Ceaseless Turmoil: Diaries 1988-1992,
edited by Michael Bloch.
John Murray, 339 pages, 25 pounds
In a low-keyed and immensely subtle way, James Lees-Milne was one of the most effective Englishmen of his time. In 1988, the year in which he turned eighty, he was still talked of as “the man from the National Trust.” Though no longer strictly exact, this was both a convenient and prestigious appellation. He had turned England’s National Trust into a nationwide talking point.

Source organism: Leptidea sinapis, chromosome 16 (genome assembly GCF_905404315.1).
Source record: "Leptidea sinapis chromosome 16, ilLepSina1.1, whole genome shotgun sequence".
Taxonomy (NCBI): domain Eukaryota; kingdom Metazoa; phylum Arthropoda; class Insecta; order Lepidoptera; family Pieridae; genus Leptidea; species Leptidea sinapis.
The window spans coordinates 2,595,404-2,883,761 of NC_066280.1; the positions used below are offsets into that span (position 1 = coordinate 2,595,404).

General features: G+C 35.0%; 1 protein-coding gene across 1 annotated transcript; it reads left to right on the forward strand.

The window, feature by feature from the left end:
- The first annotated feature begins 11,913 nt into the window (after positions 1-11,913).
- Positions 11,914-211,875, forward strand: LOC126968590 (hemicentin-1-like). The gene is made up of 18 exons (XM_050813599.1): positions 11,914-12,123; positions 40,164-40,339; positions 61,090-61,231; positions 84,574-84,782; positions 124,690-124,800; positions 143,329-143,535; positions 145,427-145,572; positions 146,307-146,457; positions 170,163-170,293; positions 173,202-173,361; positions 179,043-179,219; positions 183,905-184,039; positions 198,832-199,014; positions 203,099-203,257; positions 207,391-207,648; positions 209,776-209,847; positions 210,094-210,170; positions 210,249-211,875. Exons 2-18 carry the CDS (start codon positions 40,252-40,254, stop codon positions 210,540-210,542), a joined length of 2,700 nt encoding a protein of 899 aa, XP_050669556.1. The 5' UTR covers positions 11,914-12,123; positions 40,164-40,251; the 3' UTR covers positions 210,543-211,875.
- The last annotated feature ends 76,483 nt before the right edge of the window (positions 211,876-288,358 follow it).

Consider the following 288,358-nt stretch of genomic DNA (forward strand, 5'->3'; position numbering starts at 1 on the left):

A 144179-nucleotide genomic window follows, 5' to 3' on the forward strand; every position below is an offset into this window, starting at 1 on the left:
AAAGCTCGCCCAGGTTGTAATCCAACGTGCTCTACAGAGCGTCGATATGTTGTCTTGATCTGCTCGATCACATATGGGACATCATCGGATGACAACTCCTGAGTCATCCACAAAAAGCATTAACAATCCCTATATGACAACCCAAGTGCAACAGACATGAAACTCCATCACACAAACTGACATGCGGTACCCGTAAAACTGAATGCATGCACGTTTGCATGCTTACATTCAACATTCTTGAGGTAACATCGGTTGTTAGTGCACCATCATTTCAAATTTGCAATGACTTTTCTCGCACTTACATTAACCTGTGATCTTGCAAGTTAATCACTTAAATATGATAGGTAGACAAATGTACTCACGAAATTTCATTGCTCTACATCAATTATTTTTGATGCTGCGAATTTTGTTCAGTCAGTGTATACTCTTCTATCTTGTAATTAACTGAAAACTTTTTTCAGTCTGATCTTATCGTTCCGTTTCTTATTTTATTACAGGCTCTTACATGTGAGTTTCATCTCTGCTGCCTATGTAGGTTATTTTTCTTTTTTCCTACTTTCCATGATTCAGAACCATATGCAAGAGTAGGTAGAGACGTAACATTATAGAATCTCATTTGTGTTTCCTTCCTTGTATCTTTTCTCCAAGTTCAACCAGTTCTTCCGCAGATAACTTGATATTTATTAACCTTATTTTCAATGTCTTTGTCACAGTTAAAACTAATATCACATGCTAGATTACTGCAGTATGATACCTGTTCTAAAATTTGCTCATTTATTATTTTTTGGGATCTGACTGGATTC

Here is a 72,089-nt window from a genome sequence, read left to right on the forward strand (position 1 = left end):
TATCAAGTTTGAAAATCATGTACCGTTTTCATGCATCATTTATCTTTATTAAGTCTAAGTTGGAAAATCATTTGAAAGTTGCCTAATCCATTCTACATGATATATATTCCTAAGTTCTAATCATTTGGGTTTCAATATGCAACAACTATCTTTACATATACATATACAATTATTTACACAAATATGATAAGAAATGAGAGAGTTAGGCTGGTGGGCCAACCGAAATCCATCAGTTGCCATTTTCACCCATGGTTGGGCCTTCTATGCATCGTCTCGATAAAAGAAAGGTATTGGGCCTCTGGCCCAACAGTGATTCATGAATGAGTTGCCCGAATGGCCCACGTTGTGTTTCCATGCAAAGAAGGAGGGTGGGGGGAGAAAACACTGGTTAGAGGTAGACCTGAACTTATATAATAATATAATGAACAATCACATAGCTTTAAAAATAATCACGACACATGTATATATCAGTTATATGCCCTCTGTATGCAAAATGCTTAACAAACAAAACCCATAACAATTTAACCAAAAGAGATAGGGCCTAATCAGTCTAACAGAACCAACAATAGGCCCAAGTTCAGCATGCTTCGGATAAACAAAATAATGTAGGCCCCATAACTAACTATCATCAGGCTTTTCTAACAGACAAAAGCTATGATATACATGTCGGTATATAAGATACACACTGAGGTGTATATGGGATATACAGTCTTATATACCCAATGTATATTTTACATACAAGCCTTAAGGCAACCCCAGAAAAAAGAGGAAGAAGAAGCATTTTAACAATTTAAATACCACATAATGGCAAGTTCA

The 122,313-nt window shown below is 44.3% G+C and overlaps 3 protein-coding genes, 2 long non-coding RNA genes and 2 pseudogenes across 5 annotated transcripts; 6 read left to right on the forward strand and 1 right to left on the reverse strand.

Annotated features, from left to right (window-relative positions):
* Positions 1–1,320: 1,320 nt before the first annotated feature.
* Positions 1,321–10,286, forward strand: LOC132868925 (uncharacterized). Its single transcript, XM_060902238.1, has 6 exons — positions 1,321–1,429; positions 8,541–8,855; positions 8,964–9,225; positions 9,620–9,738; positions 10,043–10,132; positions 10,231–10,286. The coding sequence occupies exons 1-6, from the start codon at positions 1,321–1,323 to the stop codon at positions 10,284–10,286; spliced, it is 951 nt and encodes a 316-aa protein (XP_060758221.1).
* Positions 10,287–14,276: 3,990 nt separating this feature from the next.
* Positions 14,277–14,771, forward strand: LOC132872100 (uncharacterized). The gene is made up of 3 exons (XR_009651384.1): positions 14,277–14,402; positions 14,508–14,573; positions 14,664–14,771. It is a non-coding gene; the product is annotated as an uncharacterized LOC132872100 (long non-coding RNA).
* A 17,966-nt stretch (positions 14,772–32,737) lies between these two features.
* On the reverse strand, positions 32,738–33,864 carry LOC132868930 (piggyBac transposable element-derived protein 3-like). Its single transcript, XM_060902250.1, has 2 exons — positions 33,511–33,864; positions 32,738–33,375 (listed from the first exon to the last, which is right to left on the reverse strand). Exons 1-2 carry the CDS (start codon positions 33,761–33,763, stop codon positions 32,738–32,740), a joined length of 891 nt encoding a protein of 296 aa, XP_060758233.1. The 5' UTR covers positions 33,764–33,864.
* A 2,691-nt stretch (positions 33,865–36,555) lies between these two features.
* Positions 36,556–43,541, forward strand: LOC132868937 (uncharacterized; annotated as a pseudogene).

It had therefore been an exciting moment for me in 1942 when a still youthful fellow lodger of mine in a great London house announced himself to me as “Jim Lees-Milne.” No. 96 Cheyne Walk had belonged to Whistler, and it was said that Oscar Wilde’s son had had his wedding reception in the big room overlooking the Thames on the second...